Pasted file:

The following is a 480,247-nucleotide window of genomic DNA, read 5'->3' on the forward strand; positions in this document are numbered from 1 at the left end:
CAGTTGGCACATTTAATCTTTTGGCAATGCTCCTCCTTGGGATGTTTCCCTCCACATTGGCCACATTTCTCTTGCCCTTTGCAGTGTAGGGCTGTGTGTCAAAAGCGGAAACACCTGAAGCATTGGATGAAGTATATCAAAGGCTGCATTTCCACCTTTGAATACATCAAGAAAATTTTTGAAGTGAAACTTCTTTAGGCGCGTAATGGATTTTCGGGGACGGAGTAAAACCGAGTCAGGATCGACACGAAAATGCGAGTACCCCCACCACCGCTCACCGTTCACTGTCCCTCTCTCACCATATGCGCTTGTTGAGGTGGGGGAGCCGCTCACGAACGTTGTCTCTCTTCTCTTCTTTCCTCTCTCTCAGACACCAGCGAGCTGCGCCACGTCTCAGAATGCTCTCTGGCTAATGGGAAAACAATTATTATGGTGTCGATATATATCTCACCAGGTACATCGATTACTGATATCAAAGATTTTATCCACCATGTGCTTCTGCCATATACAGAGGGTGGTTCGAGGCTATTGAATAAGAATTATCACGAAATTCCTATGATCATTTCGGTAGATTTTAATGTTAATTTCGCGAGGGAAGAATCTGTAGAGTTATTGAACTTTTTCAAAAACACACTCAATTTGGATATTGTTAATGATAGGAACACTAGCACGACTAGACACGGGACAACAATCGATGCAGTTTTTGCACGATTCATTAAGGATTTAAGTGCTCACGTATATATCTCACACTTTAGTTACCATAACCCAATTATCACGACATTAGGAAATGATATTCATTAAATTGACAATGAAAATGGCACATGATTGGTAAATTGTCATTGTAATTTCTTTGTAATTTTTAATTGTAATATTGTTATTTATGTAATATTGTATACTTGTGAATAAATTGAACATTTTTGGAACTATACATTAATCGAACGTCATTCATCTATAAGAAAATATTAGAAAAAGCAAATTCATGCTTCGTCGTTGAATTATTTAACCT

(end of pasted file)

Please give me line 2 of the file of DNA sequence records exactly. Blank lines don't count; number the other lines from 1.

CAGTTGGCACATTTAATCTTTTGGCAATGCTCCTCCTTGGGATGTTTCCCTCCACATTGGCCACATTTCTCTTGCCCTTTGCAGTGTAGGGCTGTGTGTCAAAAGCGGAAACACCTGAAGCATTGGATGAAGTATATCAAAGGCTGCATTTCCACCTTTGAATACATCAAGAAAATTTTTGAAGTGAAACTTCTTTAGGCGCGTAATGGATTTTCGGGGACGGAGTAAAACCGAGTCAGGATCGACACGAAAATGCGAGTACCCCCACCACCGCTCACCGTTCACTGTCCCTCTCTCACCATATGCGCTTGTTGAGGTGGGGGAGCCGCTCACGAACGTTGTCTCTCTTCTCTTCTTTCCTCTCTCTCAGACACCAGCGAGCTGCGCCACGTCTCAGAATGCTCTCTGGCTAATGGGAAAACAATTATTATGGTGTCGATATATATCTCACCAGGTACATCGATTACTGATATCAAAGATTTTATCCACCATGTGCTTCTGCCATATACAGAGGGTGGTTCGAGGCTATTGAATAAGAATTATCACGAAATTCCTATGATCATTTCGGTAGATTTTAATGTTAATTTCGCGAGGGAAGAATCTGTAGAGTTATTGAACTTTTTCAAAAACACACTCAATTTGGATATTGTTAATGATAGGAACACTAGCACGACTAGACACGGGACAACAATCGATGCAGTTTTTGCACGATTCATTAAGGATTTAAGTGCTCACGTATATATCTCACACTTTAGTTACCATAACCCAATTATCACGACATTAGGAAATGATATTCATTAAATTGACAATGAAAATGGCACATGATTGGTAAATTGTCATTGTAATTTCTTTGTAATTTTTAATTGTAATATTGTTATTTATGTAATATTGTATACTTGTGAATAAATTGAACATTTTTGGAACTATACATTAATCGAACGTCATTCATCTATAAGAAAATATTAGAAAAAGCAAATTCATGCTTCGTCGTTGAATTATTTAACCT